The best hope for protecting Social Security and Medicare from benefit cuts during the next round of manufactured crises continues to be the Republican unwillingness to accept any new taxes.
|By: Jon Walker Monday January 7, 2013 10:40 am|
|By: Jon Walker Monday December 31, 2012 1:50 pm|
Obama could have used this revenue-increasing deal to finally pivot to immigration, education, climate change, gun control or any of a dozen other issues that have been completely neglected while Washington has been overwhelmed with deficit hysteria. There is no shortage of more pressing problems in America that need to be dealt with. Instead Obama seems to be signalling that much of his second term is also going to be consumed with his desire to get a balanced deal to reduce the deficit, and in Washington “balanced deficit reduction” is basically the code word for cutting entitlements.
|By: cocktailhag Thursday December 27, 2012 8:00 pm|
In any normal country, there would be no particular reason to expect 2013 to be an awful year. The right-wing Presidential candidate, who preached austerity, family values, and military adventurism, was soundly defeated by the center-left candidate, who favored, well, austerity-lite, personal freedom, and a fiscally convenient “peace dividend.” Overconfident and overfunded Republicans were similarly trounced in the House and Senate, losing seats in both despite stunning structural advantages.
It seemed that the Right’s perennial hobby horses, from favoring the wealthiest above all others and demonizing minorities of every type, to demanding that every non-military expenditure be slashed to the bone, had clearly been sent to the glue factory by the electorate. Alas, things are never what they seem in Washington.
|By: wigwam Saturday December 22, 2012 6:00 pm|
It’s important to understand that “deficit” and “stimulus” mean the same thing: money pumped into the economy by government spending and not pulled back by taxation. So deficit reductions (tax hikes and spending cuts) destimulate the economy. FDR learned that the hard way in the first year of his second term; in a premature return to “fiscal responsibility,” he cut deficits, which destimulated the economy and induced the Recession of 1937.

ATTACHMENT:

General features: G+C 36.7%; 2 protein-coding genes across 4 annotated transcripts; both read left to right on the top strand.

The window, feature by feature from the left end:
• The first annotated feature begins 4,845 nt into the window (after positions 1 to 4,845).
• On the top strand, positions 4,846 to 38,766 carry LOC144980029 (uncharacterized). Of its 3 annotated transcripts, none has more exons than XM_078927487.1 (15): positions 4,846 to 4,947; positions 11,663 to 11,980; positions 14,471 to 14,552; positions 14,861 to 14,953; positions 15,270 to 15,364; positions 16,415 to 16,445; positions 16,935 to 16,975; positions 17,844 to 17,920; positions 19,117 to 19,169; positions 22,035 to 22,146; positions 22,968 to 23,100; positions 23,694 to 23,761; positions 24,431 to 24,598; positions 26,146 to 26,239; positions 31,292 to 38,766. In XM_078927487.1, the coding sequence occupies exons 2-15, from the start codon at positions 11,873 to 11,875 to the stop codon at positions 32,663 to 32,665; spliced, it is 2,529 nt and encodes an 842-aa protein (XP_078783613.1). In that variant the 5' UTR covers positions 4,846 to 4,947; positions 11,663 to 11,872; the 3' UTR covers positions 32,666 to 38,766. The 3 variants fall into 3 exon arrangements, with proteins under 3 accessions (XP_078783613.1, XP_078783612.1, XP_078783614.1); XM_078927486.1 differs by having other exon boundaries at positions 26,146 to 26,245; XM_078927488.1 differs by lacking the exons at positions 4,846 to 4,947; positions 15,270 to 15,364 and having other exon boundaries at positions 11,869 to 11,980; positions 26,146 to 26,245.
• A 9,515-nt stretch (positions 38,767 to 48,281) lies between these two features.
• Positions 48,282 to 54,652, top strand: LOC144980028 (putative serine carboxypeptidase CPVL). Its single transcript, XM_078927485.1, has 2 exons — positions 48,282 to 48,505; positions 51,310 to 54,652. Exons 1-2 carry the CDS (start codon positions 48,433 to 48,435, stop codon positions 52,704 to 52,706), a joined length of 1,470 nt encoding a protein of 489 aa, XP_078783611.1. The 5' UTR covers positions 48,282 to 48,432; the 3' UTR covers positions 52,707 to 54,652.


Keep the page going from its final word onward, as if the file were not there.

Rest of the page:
In the Summer of 2011, Obama concocted the Grand Bargain of 2011, a deficit-reduction package not unlike that of FDR. But, it cut Social Security and Medicare (entitlements), which offended some progressive Democrats. And, because it also contained tax increases, which offended Tea Party Repubicans, it was eventually shot it down.
|By: David Dayen Friday December 21, 2012 1:33 pm|
So Democrats have reached the bargaining phase of the fiscal slope debacle. It’s hard to say whether they’re pushing this because they think they have an opportunity to avoid the austerity bomb or because they know they have no partner on the other side, but either way, the result is the Democratic leadership, at least in the House, taking control of a plan that would, among other things, cut Social Security benefits as well as benefits for any of the 50 federal programs with a cost of living adjustment or income-based eligibility standard, and begging John Boehner to work with them to pass it.
|By: David Dayen Friday December 21, 2012 6:40 am|
I couldn’t think of a more fitting story on my last day of blogging to symbolize the nature of our government than the aborting of Plan B, wherein House Republicans couldn’t even pass a messaging bill with no chance of advancing. Sometimes we’ve seen Speaker Boehner miscount the votes – the most notable time I can think of was an initial vote reauthorizing the Patriot Act, when some civil libertarians revolted – but not on a pure messaging bill.
|By: David Dayen Wednesday December 19, 2012 2:10 pm|
The White House announced they would veto “Plan B,” John Boehner’s gambit to pass a bill extending the Bush-era tax rtes for all earners on the first $1 million of income. And Nancy Pelosi said that Boehner had better have 218 votes for such a bill, since House Democrats won’t provide any. Of course, Boehner [...]
|By: David Dayen Tuesday December 18, 2012 8:25 am|
First of all, this is a benefit cut of about 0.3% a year, as Dean Baker points out. He adds that “This loss would be cumulative through time so that after 10 years the cut would be roughly 3 percent, after 20 years 6 percent, and after 30 years 9 percent.” Actually if we started using chained CPI in 2002, we’d be 3.6% behind today. That’s well over $1,000 a year, and the situation grows worse over time. So the greatest impact would be on the oldest seniors, which happens to correlate with the poorest.
|By: David Dayen Tuesday December 18, 2012 6:54 am|
The headlines here is that the Obama Administration narrowed the demand they maintained for four years, for tax rates to increase above $250,000, and they would agree to a benefit cut for Social Security and $400 billion in unspecified Medicare cuts, and in exchange they would mostly extend current law on a few fronts (but not all) and get an unspecified amount, no more than $50 billion, in infrastructure spending.
|By: David Dayen Monday December 17, 2012 6:57 am|
The offer apparently paired $1 trillion in tax increases with major social insurance cuts. Assuming that the spending cuts match the tax hikes dollar-for-dollar, all Boehner is saying is that his rule, where every dollar of debt limit increase must be matched by a dollar of spending cuts, remains in effect. So he’ll honor that with a $1 trillion increase in the debt limit. Tax increases do not count as deficit reduction in Boehner’s equation; only spending cuts will register for increasing the debt limit.